# The New NISA “Wasn’t Supposed to Happen! …The “investment insanity” trap perpetuated by the heated NISA press

### Simulation is a “picture-perfect”

The “New NISA” will start in January ’24. Every day, news and articles related to NISA are distributed on the Internet. However, some of them are so eager to emphasize the benefits of NISA that they deceive individuals. Moreover, the guidebook of the Financial Services Agency (FSA) is also proudly mentioning it. What is the problem? Let us clarify the reality.

### Excessive appeal of NISA is going too far

The media coverage of NISA (National Institute for Savings and Investment Promotion) has become heated, as the name implies, a government program that allows individuals to pay zero tax (tax rate of approximately 20%) on their investment gains. This alone is a sufficient merit, and the new NISA will also greatly expand the tax-exempt investment limit and make the tax-free investment period indefinite. There is no doubt that this is an epoch-making system that will revolutionize individual asset management.

However, in an effort to promote the benefits of this system, explanations that are misleading or, to put it bluntly, “lies” are rampant. If people believe such explanations, it is possible that many people, especially those who started investing with NISA, will later find themselves thinking, “This is not what I thought it would be! If you believe them, there is a possibility that many people, especially those who started investing with NISA, will later find themselves thinking, “This was not supposed to happen!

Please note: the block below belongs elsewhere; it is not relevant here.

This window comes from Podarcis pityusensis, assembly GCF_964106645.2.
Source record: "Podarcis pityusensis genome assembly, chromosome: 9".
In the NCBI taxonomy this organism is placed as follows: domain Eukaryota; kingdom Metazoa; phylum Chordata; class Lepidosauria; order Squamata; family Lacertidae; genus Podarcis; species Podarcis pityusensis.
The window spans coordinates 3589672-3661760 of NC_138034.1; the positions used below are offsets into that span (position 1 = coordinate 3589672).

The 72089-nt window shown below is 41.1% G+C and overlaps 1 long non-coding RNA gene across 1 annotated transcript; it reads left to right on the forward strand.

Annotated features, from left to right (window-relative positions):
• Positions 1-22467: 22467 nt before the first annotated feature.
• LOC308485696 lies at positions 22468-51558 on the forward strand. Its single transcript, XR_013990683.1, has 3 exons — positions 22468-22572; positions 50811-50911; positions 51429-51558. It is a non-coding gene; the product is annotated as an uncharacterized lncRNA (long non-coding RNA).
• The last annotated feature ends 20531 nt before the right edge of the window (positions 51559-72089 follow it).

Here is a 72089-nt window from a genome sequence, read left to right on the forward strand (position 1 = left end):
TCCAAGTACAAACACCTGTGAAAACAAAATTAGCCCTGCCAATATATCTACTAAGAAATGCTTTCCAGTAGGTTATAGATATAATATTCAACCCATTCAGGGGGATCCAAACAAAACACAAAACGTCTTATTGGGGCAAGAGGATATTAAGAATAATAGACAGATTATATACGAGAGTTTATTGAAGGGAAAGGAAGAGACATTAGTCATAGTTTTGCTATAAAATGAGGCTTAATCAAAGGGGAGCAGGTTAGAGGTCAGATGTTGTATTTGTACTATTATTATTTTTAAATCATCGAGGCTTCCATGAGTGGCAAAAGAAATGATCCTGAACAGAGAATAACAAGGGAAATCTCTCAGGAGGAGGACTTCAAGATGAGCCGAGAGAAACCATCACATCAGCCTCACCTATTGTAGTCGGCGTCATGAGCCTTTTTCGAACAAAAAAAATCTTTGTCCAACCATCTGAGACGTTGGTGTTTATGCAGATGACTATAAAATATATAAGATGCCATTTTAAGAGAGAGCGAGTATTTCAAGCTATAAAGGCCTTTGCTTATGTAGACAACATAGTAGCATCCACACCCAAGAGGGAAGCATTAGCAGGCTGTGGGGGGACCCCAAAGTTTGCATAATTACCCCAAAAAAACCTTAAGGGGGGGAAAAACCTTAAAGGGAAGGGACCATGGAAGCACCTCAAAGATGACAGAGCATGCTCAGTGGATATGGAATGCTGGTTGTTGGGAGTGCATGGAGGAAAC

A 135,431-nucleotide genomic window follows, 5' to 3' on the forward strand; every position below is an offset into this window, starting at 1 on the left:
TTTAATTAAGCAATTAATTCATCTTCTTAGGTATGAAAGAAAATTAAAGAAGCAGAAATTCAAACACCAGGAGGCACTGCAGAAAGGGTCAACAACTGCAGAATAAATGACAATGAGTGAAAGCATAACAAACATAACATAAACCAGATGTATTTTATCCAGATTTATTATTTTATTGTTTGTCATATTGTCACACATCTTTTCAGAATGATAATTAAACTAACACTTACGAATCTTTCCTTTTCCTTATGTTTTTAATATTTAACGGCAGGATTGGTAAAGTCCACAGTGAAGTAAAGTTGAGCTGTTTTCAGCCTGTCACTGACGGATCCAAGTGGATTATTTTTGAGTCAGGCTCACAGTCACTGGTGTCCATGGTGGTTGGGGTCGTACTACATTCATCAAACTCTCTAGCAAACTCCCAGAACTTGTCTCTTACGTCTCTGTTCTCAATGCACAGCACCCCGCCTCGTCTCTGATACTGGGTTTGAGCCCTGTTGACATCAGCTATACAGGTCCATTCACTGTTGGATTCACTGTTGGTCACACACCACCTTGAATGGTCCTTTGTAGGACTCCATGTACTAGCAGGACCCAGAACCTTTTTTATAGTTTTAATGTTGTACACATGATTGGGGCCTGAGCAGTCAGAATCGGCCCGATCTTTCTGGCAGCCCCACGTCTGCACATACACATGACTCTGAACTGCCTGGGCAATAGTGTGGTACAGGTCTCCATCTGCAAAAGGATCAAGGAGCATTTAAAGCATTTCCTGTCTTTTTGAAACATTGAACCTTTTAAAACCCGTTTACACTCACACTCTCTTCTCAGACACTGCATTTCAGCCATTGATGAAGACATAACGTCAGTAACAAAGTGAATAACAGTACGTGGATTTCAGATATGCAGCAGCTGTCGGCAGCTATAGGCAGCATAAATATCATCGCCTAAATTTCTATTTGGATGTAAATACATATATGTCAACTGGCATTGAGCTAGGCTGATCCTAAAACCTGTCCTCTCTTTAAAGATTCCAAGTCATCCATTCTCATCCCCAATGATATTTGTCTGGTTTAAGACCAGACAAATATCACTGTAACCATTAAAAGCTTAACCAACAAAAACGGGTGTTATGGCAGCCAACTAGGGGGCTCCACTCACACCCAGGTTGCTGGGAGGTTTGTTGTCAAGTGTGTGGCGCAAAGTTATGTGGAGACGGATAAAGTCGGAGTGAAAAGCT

### Do not be fooled by “asset management simulations.

The problem is the simulation of asset management in NISA. The most common pattern is “if you accumulate and invest X amount of money every month and invest it at X% interest rate per year,” and the profit after 20 or 30 years is estimated. For example, the latest edition of the Financial Services Agency’s “Let’s Start! NISA Quick Guidebook” (the latest edition) shows a simulation of the effect of long-term investment: if 10,000 yen is set aside every month and invested at an annual interest rate of 3%, 2.4 million yen will become 3.3 million yen over 20 years, and 4.8 million yen will become 9.3 million yen over 40 years. The FSA states that the annual interest rate is 3%.

The FSA uses a conservative figure of 3% per annum for the interest rate, but other articles often set the interest rate at 5% per annum, and the article is full of such statements as “your retirement will be secure” if you invest the money for 20 or 30 years. Indeed, if one were to accumulate 30,000 yen per month and invest it for 30 years at an annual interest rate of 5%, 10.8 million yen would become approximately 25 million yen.

What is the problem with such simulations? Simulations of this kind are always based on “compound interest. The term “compound interest” is used in the sense of “investment of profits earned from investments in addition to the principal amount,” and it is assumed that profits from investments are re-invested, and as a result, profits generate new profits, and profits keep growing.

Those who do not question these simulations and explanations are in trouble. They are unaware that the term “compound interest” is being used incorrectly.

### Compound interest” is irrelevant to investment.